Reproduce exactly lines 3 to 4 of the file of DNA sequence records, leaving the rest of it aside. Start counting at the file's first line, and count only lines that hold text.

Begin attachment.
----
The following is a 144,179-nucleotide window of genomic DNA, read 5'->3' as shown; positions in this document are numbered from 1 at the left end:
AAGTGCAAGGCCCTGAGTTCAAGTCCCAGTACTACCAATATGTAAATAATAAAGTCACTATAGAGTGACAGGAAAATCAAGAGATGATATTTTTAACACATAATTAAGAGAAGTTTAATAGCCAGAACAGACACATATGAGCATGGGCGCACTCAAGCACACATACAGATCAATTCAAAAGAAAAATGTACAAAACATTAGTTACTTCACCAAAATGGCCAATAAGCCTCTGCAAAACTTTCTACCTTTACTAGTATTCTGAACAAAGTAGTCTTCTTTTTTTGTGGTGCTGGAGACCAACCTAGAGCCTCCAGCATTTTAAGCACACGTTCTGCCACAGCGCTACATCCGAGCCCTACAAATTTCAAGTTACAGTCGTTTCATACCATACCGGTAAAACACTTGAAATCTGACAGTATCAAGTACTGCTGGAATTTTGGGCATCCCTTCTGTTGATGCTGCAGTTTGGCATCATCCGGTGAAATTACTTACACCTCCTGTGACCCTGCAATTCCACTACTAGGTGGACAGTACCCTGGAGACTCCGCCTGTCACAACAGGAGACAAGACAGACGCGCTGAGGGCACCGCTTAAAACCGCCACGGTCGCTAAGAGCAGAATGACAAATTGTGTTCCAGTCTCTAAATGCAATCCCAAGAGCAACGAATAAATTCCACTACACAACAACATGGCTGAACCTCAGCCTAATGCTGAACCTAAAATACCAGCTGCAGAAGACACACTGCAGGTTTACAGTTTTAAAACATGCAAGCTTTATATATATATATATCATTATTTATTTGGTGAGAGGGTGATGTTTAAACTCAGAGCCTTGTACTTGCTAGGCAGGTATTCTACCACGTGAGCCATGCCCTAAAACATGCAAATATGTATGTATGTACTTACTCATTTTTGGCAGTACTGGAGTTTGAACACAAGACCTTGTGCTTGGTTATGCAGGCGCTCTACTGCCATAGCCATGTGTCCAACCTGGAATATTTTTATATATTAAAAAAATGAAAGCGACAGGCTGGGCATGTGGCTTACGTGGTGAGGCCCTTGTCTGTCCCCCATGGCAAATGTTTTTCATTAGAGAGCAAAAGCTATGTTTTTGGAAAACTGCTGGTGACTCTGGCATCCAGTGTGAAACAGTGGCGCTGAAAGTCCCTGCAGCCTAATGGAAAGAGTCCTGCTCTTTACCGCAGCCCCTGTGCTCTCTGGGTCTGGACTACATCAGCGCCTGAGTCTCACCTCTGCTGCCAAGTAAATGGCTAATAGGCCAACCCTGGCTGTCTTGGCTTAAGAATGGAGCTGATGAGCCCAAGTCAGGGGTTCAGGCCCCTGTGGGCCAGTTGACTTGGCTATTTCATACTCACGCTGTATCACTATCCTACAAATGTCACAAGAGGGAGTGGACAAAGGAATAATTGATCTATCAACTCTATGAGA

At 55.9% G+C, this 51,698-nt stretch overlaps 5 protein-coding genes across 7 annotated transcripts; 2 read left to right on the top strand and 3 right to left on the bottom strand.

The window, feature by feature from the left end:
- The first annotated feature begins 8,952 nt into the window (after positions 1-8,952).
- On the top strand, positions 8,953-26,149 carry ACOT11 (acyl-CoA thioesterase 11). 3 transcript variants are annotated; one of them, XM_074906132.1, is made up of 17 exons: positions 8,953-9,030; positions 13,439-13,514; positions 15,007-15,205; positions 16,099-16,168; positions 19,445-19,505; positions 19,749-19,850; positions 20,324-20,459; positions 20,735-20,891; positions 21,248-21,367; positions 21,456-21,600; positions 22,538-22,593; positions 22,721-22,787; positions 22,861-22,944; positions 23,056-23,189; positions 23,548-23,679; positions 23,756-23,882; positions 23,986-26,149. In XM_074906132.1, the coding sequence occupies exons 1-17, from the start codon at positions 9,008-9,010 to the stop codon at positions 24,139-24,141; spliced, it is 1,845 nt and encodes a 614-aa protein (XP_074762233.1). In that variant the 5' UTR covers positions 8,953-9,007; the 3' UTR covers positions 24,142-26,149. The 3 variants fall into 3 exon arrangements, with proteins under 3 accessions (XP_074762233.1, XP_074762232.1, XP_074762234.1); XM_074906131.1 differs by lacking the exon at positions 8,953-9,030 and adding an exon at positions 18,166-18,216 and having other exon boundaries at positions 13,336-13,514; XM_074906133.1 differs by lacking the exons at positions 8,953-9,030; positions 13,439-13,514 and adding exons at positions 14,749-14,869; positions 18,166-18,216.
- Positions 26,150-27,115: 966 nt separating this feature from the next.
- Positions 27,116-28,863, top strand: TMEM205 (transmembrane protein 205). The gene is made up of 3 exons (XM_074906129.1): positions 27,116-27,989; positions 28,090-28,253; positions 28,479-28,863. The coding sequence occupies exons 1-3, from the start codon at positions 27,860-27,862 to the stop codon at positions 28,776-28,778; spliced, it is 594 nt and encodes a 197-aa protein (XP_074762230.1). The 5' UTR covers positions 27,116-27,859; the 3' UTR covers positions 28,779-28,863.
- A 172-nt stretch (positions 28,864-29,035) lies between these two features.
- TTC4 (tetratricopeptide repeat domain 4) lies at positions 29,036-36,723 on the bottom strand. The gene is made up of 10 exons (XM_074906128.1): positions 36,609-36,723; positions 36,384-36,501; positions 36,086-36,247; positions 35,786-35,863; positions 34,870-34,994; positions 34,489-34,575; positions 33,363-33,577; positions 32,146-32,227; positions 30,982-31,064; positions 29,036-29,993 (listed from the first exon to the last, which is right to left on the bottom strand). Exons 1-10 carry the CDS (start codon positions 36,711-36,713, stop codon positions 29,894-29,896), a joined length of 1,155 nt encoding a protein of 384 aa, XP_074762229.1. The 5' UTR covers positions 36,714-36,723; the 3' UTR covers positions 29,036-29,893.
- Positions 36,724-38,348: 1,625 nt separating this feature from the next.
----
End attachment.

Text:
At 55.9% G+C, this 51,698-nt stretch overlaps 5 protein-coding genes across 7 annotated transcripts; 2 read left to right on the top strand and 3 right to left on the bottom strand.

The window, feature by feature from the left end: